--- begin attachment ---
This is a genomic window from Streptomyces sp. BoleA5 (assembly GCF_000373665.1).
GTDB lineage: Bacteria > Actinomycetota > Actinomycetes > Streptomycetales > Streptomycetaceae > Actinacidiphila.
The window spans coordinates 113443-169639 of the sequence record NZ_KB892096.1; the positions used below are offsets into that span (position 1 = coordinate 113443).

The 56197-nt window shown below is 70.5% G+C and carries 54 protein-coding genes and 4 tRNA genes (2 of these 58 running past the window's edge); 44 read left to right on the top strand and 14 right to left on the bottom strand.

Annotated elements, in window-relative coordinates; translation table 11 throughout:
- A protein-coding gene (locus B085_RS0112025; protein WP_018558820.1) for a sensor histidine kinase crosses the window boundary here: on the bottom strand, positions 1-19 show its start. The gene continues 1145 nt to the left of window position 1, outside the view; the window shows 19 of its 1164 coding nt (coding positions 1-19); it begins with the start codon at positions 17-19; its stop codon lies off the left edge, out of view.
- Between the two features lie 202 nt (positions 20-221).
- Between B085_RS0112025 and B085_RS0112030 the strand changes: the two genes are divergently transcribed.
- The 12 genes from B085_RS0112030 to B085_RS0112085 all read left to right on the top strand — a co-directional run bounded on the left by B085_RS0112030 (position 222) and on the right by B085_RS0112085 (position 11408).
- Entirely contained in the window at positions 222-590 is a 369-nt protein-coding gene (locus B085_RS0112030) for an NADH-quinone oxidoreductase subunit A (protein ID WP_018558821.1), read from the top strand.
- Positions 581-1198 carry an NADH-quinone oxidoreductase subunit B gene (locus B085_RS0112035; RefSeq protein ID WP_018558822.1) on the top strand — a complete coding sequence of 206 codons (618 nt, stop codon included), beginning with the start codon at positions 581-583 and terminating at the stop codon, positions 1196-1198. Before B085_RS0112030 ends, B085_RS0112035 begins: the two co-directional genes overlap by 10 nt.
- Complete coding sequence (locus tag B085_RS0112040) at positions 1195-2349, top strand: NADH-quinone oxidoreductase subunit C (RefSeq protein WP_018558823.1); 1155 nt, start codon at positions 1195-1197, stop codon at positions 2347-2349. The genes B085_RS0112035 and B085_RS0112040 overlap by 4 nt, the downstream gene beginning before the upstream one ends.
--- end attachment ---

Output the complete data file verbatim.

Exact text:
This is a genomic window from Streptomyces sp. BoleA5 (assembly GCF_000373665.1).
GTDB lineage: Bacteria > Actinomycetota > Actinomycetes > Streptomycetales > Streptomycetaceae > Actinacidiphila.
The window spans coordinates 113443-169639 of the sequence record NZ_KB892096.1; the positions used below are offsets into that span (position 1 = coordinate 113443).

The 56197-nt window shown below is 70.5% G+C and carries 54 protein-coding genes and 4 tRNA genes (2 of these 58 running past the window's edge); 44 read left to right on the top strand and 14 right to left on the bottom strand.

Annotated elements, in window-relative coordinates; translation table 11 throughout:
- A protein-coding gene (locus B085_RS0112025; protein WP_018558820.1) for a sensor histidine kinase crosses the window boundary here: on the bottom strand, positions 1-19 show its start. The gene continues 1145 nt to the left of window position 1, outside the view; the window shows 19 of its 1164 coding nt (coding positions 1-19); it begins with the start codon at positions 17-19; its stop codon lies off the left edge, out of view.
- Between the two features lie 202 nt (positions 20-221).
- Between B085_RS0112025 and B085_RS0112030 the strand changes: the two genes are divergently transcribed.
- The 12 genes from B085_RS0112030 to B085_RS0112085 all read left to right on the top strand — a co-directional run bounded on the left by B085_RS0112030 (position 222) and on the right by B085_RS0112085 (position 11408).
- Entirely contained in the window at positions 222-590 is a 369-nt protein-coding gene (locus B085_RS0112030) for an NADH-quinone oxidoreductase subunit A (protein ID WP_018558821.1), read from the top strand.
- Positions 581-1198 carry an NADH-quinone oxidoreductase subunit B gene (locus B085_RS0112035; RefSeq protein ID WP_018558822.1) on the top strand — a complete coding sequence of 206 codons (618 nt, stop codon included), beginning with the start codon at positions 581-583 and terminating at the stop codon, positions 1196-1198. Before B085_RS0112030 ends, B085_RS0112035 begins: the two co-directional genes overlap by 10 nt.
- Complete coding sequence (locus tag B085_RS0112040) at positions 1195-2349, top strand: NADH-quinone oxidoreductase subunit C (RefSeq protein WP_018558823.1); 1155 nt, start codon at positions 1195-1197, stop codon at positions 2347-2349. The genes B085_RS0112035 and B085_RS0112040 overlap by 4 nt, the downstream gene beginning before the upstream one ends.